While no one is going to ban you from Twitter or Facebook for doing any of these things, you can be sure that your follower count or engagement level will suffer if you continue to act a certain way on the social web. Here are five apparently not-so-obvious examples:
Yes, another social media post telling you what to do and what not to do on a platform that is the definition of personal. It is true, there are no rules, there is no right and wrong way to tweet, but there are things that work and will help you accomplish your goals.
If you have done any of the things mentioned above, you are doing it wrong but you deserve some credit because at least you are doing it. If you have still not jumped on the social bandwagon and are one of those “Why should I tell the world what I am eating?” people, then it is time for a reality check. That is not what social is about, it never was, and by ignoring the social web, you are missing out on one of the most powerful and game-changing communication platforms the world has ever known. So stop reading this and go open a Twitter account. Better late than never.
Speaking of bios and pictures, if you don’t have one, you are basically saying to others “Move along, there is nothing to see here.” In addition, someone please explain to me why there are people that still make their tweets private! If you want to send messages to select people only and not let others see it, allow me to introduce you to something called email. Honestly, hiding out on the social web is a paradox if I ever heard one.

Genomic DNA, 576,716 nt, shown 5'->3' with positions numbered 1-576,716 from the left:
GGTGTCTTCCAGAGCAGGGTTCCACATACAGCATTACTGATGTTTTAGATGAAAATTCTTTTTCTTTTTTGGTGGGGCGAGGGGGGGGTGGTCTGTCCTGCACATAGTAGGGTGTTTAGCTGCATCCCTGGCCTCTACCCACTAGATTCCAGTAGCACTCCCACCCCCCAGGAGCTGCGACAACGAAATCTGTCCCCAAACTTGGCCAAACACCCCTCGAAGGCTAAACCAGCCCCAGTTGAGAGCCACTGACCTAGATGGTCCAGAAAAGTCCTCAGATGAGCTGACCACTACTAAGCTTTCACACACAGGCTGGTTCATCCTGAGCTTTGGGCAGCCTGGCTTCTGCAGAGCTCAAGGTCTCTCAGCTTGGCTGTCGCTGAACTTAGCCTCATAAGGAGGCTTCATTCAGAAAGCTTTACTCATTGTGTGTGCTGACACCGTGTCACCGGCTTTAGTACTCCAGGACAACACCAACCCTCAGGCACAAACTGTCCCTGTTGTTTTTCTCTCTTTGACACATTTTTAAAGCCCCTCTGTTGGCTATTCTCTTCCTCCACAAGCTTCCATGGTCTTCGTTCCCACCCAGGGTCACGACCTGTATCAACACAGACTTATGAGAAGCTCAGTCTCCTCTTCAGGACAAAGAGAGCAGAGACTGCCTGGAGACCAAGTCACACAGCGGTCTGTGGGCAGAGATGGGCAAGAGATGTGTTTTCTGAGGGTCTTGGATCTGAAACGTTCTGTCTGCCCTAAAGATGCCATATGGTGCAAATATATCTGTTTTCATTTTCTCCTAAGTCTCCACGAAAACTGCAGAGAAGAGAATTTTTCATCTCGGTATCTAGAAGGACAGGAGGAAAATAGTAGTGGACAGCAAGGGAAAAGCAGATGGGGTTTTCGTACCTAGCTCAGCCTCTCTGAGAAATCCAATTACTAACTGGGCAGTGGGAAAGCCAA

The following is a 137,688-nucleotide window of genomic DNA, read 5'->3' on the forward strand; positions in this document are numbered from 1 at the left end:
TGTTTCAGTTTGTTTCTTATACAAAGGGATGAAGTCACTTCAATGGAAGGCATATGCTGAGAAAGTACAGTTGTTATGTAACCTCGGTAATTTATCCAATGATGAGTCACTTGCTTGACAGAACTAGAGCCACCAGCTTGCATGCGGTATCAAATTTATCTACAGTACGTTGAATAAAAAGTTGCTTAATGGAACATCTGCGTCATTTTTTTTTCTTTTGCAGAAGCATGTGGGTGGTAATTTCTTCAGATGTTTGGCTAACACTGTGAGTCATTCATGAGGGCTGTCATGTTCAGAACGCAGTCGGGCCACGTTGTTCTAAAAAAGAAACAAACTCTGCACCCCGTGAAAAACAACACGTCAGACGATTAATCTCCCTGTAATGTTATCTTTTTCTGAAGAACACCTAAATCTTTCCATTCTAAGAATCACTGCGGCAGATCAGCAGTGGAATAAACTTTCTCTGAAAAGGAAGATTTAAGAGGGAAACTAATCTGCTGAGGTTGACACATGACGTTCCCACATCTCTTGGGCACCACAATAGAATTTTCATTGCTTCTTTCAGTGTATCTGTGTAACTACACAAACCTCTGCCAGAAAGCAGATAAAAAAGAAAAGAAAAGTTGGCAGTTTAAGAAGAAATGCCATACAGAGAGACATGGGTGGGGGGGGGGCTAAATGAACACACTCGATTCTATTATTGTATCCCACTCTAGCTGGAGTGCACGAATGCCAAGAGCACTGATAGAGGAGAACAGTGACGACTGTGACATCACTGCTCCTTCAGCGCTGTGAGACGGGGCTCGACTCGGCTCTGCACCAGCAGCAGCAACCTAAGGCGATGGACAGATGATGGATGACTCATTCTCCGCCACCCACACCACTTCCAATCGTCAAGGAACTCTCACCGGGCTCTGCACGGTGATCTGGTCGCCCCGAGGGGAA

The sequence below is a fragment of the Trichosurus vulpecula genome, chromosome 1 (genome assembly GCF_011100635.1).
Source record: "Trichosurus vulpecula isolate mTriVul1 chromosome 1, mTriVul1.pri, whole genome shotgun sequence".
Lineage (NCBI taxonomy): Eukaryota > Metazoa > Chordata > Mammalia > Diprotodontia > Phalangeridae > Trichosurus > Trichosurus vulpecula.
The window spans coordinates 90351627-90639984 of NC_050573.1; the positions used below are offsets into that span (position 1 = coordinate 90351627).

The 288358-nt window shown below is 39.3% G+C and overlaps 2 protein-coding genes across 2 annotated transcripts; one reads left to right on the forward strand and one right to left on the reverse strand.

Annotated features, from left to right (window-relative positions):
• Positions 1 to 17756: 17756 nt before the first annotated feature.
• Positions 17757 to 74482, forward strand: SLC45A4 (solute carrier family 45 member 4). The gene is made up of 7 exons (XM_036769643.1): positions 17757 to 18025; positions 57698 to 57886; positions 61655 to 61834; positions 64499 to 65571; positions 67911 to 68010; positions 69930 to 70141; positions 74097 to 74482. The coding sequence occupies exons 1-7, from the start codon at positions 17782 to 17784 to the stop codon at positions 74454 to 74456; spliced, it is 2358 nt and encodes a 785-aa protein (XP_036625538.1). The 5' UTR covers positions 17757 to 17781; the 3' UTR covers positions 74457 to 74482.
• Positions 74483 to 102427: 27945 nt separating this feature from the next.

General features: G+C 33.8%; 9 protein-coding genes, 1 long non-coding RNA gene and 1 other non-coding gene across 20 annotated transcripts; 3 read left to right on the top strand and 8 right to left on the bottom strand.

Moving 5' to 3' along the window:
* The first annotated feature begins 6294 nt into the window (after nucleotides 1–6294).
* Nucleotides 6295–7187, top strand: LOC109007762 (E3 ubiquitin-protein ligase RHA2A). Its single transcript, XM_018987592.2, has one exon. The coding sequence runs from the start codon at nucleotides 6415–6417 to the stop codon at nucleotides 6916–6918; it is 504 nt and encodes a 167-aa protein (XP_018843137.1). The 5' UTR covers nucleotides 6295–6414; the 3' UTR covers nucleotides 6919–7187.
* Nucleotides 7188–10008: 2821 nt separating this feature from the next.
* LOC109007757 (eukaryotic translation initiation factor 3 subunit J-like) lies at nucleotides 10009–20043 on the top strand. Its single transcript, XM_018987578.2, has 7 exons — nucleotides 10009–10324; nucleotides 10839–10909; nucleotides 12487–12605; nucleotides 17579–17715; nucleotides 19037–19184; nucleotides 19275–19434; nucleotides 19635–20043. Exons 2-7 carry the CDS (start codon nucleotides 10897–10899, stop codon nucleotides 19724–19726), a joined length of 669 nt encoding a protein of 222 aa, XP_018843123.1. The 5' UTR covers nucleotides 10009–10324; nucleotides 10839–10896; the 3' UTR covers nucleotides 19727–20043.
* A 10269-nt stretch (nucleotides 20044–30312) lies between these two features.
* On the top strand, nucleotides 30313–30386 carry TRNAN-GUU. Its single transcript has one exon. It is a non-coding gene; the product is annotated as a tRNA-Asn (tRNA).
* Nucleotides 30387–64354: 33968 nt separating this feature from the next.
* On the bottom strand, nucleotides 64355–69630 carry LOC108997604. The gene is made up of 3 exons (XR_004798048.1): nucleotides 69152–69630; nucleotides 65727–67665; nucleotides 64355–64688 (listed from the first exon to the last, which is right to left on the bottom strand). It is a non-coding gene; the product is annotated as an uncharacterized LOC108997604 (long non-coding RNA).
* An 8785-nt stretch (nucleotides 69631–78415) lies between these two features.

“Ok, I joined Twitter, now how do I get people to follow me?” Ah, the million dollar question. I have good news and bad news. Bad news: I don’t have the answer to the question but the good news is, I can tell you one thing. When someone follows me, here is what I look at when deciding whether to follow back. Profile pic? Check. Bio interesting? Check. How many of the person’s last ten tweets are replies to people? More than 5? Follow. Less? Moving on… Seriously, stop broadcasting, start listening, start talking to others.
“I have a new app, so the best way to get bloggers to write about it is send out the news on Twitter and tag five of them in the tweet. Then repeat that 100 times.” No, just no. This will get you a whopping zero click through rate and will forever label you as a spammer. Oh, you’re not on Twitter so this doesn’t apply to you? Wrong. Stop tagging people in pictures of your cat, your startup logo, or anything else on Facebook. I don’t know about others, but tagging me in a picture that I am not in is an automatic unfriending. Don’t do it, it is annoying, ineffective and truthfully, I am not sure how this is even allowed by Facebook itself. But that is a topic for another time.
It is difficult for me to understand what goes through the head of the person who spends his/her time on Twitter trying to get a response out of Ashton Kutcher or Justin Bieber. What exactly do they think to themselves the second before they hit the send button? “Yes, the guy has trillions of followers, but me tweeting him that I love him when my profile picture is an egg, my bio is empty and the last 50 things I said were the same message to other celebrities—that is totally going to get him to respond.” Good luck with that.